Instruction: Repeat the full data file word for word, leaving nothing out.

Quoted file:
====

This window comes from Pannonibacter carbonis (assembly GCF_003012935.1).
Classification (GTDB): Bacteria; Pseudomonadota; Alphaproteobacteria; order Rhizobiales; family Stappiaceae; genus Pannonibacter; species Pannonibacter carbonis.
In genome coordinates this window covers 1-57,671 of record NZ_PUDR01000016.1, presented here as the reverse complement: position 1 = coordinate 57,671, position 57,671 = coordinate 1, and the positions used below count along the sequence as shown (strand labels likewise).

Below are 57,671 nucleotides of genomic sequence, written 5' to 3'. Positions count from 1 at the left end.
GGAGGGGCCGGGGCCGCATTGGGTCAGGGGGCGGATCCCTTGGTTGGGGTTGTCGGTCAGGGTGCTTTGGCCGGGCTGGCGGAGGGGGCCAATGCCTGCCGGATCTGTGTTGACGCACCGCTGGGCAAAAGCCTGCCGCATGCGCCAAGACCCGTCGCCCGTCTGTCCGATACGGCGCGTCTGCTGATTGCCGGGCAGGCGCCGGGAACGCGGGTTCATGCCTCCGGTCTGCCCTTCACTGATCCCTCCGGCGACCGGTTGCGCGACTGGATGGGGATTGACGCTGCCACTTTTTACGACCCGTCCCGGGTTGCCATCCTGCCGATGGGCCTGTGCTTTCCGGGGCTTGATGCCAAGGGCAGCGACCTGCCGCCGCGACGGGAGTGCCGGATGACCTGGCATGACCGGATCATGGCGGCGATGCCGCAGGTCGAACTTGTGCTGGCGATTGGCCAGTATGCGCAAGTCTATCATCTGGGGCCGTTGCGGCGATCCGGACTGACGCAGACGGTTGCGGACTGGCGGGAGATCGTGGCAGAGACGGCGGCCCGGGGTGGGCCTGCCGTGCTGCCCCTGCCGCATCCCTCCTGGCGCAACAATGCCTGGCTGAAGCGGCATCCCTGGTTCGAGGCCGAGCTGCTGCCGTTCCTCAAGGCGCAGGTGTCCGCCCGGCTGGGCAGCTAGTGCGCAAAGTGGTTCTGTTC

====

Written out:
This window comes from Pannonibacter carbonis (assembly GCF_003012935.1).
Classification (GTDB): Bacteria; Pseudomonadota; Alphaproteobacteria; order Rhizobiales; family Stappiaceae; genus Pannonibacter; species Pannonibacter carbonis.
In genome coordinates this window covers 1-57,671 of record NZ_PUDR01000016.1, presented here as the reverse complement: position 1 = coordinate 57,671, position 57,671 = coordinate 1, and the positions used below count along the sequence as shown (strand labels likewise).

Below are 57,671 nucleotides of genomic sequence, written 5' to 3'. Positions count from 1 at the left end.
GGAGGGGCCGGGGCCGCATTGGGTCAGGGGGCGGATCCCTTGGTTGGGGTTGTCGGTCAGGGTGCTTTGGCCGGGCTGGCGGAGGGGGCCAATGCCTGCCGGATCTGTGTTGACGCACCGCTGGGCAAAAGCCTGCCGCATGCGCCAAGACCCGTCGCCCGTCTGTCCGATACGGCGCGTCTGCTGATTGCCGGGCAGGCGCCGGGAACGCGGGTTCATGCCTCCGGTCTGCCCTTCACTGATCCCTCCGGCGACCGGTTGCGCGACTGGATGGGGATTGACGCTGCCACTTTTTACGACCCGTCCCGGGTTGCCATCCTGCCGATGGGCCTGTGCTTTCCGGGGCTTGATGCCAAGGGCAGCGACCTGCCGCCGCGACGGGAGTGCCGGATGACCTGGCATGACCGGATCATGGCGGCGATGCCGCAGGTCGAACTTGTGCTGGCGATTGGCCAGTATGCGCAAGTCTATCATCTGGGGCCGTTGCGGCGATCCGGACTGACGCAGACGGTTGCGGACTGGCGGGAGATCGTGGCAGAGACGGCGGCCCGGGGTGGGCCTGCCGTGCTGCCCCTGCCGCATCCCTCCTGGCGCAACAATGCCTGGCTGAAGCGGCATCCCTGGTTCGAGGCCGAGCTGCTGCCGTTCCTCAAGGCGCAGGTGTCCGCCCGGCTGGGCAGCTAGTGCGCAAAGTGGTTCTGTTC